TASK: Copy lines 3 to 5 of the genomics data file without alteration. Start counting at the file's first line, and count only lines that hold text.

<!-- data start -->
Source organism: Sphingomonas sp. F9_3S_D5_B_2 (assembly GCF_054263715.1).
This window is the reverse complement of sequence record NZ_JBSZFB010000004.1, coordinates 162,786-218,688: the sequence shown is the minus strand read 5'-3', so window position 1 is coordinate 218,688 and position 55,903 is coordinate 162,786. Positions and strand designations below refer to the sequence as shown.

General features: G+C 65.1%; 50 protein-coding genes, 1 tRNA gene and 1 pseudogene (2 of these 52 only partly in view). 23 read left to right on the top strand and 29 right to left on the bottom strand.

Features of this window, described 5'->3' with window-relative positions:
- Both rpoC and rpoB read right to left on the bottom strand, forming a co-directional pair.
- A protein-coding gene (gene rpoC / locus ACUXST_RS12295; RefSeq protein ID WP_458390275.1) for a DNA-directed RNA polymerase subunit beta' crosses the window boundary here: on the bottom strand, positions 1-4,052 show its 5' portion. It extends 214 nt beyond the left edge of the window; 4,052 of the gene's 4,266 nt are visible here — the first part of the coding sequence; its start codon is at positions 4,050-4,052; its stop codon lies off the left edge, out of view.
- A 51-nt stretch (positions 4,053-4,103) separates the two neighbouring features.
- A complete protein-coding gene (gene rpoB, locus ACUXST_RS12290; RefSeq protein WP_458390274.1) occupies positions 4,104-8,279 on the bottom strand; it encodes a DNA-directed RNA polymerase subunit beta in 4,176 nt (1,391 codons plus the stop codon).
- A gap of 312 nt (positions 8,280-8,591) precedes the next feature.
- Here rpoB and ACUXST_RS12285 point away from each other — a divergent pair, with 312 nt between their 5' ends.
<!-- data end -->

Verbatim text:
General features: G+C 65.1%; 50 protein-coding genes, 1 tRNA gene and 1 pseudogene (2 of these 52 only partly in view). 23 read left to right on the top strand and 29 right to left on the bottom strand.

Features of this window, described 5'->3' with window-relative positions:
- Both rpoC and rpoB read right to left on the bottom strand, forming a co-directional pair.